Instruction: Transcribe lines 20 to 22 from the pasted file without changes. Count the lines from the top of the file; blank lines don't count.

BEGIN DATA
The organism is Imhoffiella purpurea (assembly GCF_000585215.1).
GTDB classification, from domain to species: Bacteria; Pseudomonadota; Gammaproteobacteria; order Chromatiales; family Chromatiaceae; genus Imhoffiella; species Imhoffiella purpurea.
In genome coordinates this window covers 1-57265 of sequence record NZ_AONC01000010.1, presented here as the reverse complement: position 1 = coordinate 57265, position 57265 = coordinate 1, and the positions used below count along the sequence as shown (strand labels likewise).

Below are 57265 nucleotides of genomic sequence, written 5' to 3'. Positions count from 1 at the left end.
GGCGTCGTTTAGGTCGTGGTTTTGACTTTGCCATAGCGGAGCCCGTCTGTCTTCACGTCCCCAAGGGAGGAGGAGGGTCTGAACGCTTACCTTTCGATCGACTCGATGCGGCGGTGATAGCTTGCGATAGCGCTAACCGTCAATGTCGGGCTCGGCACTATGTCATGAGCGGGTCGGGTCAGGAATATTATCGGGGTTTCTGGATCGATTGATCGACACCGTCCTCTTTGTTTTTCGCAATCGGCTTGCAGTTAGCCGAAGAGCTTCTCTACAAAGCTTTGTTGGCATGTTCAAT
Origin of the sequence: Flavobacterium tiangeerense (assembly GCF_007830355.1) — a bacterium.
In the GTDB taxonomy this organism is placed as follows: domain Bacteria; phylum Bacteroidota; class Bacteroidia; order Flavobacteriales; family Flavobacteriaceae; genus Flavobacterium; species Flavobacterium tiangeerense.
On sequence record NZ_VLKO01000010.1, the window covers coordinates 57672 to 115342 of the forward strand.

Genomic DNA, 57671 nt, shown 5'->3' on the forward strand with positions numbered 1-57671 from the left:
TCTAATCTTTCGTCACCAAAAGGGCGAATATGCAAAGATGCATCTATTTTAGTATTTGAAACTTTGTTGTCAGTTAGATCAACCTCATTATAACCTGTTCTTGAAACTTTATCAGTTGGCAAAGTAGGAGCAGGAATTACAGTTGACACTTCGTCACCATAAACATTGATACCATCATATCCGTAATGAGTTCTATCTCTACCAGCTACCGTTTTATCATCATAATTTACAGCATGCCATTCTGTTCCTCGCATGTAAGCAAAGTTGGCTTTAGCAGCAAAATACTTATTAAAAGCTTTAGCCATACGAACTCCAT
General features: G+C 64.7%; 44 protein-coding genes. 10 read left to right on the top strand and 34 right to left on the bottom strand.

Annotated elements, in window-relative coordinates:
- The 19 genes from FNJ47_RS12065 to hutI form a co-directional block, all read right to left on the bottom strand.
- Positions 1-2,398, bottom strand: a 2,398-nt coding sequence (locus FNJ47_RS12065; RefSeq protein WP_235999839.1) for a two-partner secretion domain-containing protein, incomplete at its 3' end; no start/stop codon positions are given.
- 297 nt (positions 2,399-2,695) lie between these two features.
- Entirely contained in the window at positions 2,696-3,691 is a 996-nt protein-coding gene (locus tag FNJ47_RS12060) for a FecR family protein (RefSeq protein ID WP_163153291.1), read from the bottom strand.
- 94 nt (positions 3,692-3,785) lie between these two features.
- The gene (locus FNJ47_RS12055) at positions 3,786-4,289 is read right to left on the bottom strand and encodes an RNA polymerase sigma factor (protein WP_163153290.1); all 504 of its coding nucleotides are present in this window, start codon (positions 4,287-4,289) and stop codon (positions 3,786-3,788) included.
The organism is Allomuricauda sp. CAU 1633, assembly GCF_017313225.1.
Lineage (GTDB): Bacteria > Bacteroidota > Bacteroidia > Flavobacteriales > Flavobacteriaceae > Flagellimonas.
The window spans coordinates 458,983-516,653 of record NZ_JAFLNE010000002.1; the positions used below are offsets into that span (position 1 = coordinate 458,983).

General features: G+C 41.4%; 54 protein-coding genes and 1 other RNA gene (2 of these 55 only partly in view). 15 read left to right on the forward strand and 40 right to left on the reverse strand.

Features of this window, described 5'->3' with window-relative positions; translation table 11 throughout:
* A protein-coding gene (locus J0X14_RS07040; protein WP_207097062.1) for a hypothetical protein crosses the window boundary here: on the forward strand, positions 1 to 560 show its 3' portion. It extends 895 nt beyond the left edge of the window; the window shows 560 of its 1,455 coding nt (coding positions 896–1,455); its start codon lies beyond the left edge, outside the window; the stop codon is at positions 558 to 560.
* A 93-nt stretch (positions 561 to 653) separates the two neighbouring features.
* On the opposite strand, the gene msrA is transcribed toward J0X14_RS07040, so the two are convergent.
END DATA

Lineage (GTDB): Bacteria > Bacteroidota > Bacteroidia > Flavobacteriales > Flavobacteriaceae > Flagellimonas.
The window spans coordinates 458,983-516,653 of record NZ_JAFLNE010000002.1; the positions used below are offsets into that span (position 1 = coordinate 458,983).

General features: G+C 41.4%; 54 protein-coding genes and 1 other RNA gene (2 of these 55 only partly in view). 15 read left to right on the forward strand and 40 right to left on the reverse strand.